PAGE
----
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Pre-Eclampsia

Pre-eclampsia is a serious condition that affects the placenta, reducing blood supply to the baby.

High blood pressure during pregnancy, especially if associated with protein in the urine or swelling in the face, hands and ankles, can be an early sign of a disorder called pre-eclamptic toxaemia. This disorder is also known as pre-eclampsia, toxaemia, hypertensive disease of pregnancy or HDP, pregnancy-induced hypertension or PIH and gestosis. All these names reflect the uncertainty as to its cause.

Pre-eclampsia affects between five and ten per cent of all pregnant women, but rarely in the early stages. It is a serious condition that affects the placenta, reducing blood and oxygen supply to the baby.

If the condition is allowed to progress, clots and fatty acids build up in the placenta blocking the arteries and causing placental failure. The mother’s own blood supply to the vital organs, the brain, kidneys and liver, is also compromised.

Symptoms of pre-eclampsia include:

  • High blood pressure
  • High levels of uric acid in the blood
  • Fluid retention in hands and ankles
  • Facial swelling or puffiness
  • Small urine output

The risk of pre-eclampsia is highest in a first pregnancy.

While you are advised to watch for these symptoms, a rise in blood pressure alone does not indicate pre-eclampsia, and neither does an increase in fluid retention. The two occurring together, however, is significant and should be acted upon.

Eclampsia

In its most severe form, known as eclampsia, it can lead to convulsions, premature labour and in rare cases, fatality. Do not make the mistake of thinking you have gastric flu if these symptoms occur in late pregnancy:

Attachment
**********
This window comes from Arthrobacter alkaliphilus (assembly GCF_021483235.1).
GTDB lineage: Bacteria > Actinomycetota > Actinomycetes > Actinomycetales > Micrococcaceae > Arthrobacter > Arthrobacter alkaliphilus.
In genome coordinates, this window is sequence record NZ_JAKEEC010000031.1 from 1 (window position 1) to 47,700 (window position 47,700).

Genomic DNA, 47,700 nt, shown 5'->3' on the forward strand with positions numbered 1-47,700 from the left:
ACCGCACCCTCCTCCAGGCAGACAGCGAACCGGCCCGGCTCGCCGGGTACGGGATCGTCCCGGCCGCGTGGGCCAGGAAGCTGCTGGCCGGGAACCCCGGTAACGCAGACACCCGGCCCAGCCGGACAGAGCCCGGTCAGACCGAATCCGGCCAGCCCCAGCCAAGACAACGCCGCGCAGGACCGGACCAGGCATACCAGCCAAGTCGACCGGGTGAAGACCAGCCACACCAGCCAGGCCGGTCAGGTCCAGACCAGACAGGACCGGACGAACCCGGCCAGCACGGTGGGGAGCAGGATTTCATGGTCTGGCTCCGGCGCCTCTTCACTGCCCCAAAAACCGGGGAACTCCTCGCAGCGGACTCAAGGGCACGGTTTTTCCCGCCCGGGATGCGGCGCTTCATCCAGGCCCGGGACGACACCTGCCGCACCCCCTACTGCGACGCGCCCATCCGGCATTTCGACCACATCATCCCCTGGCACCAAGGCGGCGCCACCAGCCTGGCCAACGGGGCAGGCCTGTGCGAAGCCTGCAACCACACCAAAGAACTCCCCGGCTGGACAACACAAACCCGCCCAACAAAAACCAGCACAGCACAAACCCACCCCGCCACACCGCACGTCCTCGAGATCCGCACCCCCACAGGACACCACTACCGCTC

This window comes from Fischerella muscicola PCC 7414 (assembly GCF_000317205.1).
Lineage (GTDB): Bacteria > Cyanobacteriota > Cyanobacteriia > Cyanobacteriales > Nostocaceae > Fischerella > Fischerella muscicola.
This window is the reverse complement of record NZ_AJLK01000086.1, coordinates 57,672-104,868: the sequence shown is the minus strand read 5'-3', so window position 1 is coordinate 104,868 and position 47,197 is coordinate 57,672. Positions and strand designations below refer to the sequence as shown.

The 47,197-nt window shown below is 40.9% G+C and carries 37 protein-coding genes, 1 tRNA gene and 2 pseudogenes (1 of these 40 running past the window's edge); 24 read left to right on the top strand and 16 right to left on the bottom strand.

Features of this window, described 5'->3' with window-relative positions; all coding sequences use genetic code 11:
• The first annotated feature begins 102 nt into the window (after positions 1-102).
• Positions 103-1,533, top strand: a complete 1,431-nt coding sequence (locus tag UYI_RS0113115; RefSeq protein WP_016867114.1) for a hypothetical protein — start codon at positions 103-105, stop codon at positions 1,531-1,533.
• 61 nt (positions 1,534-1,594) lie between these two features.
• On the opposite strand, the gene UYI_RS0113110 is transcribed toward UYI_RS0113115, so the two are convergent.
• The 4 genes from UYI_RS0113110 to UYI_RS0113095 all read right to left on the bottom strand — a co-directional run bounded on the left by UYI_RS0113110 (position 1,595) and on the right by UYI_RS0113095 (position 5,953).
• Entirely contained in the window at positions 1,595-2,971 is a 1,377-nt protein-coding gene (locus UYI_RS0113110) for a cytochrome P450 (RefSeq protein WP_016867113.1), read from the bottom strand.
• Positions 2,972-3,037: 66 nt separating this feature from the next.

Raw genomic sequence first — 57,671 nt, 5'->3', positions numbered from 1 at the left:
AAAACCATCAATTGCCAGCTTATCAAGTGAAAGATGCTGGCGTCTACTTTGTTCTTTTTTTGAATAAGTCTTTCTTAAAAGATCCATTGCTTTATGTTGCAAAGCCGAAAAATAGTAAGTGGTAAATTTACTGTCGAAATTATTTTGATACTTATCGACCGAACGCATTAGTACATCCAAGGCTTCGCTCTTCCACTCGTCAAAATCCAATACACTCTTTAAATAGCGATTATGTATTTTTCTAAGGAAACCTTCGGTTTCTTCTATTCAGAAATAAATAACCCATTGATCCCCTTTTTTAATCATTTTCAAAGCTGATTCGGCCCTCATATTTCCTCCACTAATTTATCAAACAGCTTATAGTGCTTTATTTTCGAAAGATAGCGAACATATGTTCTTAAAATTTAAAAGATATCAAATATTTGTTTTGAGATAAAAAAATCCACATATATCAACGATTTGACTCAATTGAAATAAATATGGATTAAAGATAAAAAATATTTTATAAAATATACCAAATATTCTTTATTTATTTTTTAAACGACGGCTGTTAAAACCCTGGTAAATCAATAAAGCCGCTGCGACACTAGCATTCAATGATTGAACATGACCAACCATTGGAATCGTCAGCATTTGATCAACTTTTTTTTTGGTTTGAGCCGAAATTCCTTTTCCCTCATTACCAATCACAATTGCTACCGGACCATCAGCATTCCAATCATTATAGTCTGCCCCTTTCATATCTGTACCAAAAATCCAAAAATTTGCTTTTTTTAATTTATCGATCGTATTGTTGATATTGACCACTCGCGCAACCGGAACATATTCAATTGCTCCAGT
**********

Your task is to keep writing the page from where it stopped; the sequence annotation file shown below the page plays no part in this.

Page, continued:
• Headache
  • Flashing lights or visual disturbances
  • Nausea
  • Vomiting
  • Abdominal pain

Consult your doctor immediately.

Possible Causes

The causes of pre-eclampsia are not clearly known. Poor nutrition is thought to be a factor, particularly if lacking in protein. High levels of toxic metals, such as copper or lead, and low levels of microminerals, especially zinc, could also be causes. Called the “disease of theories” by a doctor in the 1800s, it remains an enigma although medical professionals agree that you are more likely to get pre-eclampsia if any of the following applies:

  • You have diabetes or kidney disease (“toxaemia” translates as poisoning of the blood)
  • Your normal blood pressure exceeds 140/90
  • You are having a multiple birth
  • A family history of high blood pressure or pre-eclampsia
  • You are in your teens, or over 40
  • You suffer from migraine

Treatment

The following steps will help in the early stages of pre-eclampsia. If you have these symptoms, call your doctor or health professional immediately.

  • Eat a high protein diet
  • Eat foods rich in arginine including nuts, seeds, wheat, bread, brown rice oats, chickpeas, egg plant, capsicum, tomatoes, mushrooms, sugar, chocolate, cocoa, carob, coffee, caffeine soft drinks, raisins
  • Get plenty of rest and relaxation to reduce blood pressure
  • Avoid fatty and sugary foods
  • Drink 2-3 litres of water daily
  • Drink nettle, dandelion and lime flowers tea regularly
  • Take adequate levels of vitamin E, B6, C and E, magnesium, calcium, potassium and zinc
  • Take evening primrose, flax seed oil and fish oils
  • Drink raw beetroot juice (blended with carrot and apple for taste)
  • Include garlic in your diet
  • Try reflexology to help reduce blood pressure or use acupuncture helps build the immune system and strengthens the kidneys

If you have symptoms, it is best to either lay on your left side, or sit well-propped to improve blood flow to the baby. If your blood pressure exceeds 170/110 you will probably be admitted to hospital for regular blood pressure and urine checks until levels fall. Sedatives are often prescribed.

If you have developed pre-eclampsia, an intravenous drip will administer a drug to prevent convulsions and injections will be given to lower blood pressure. A Caesarean section may be carried out.




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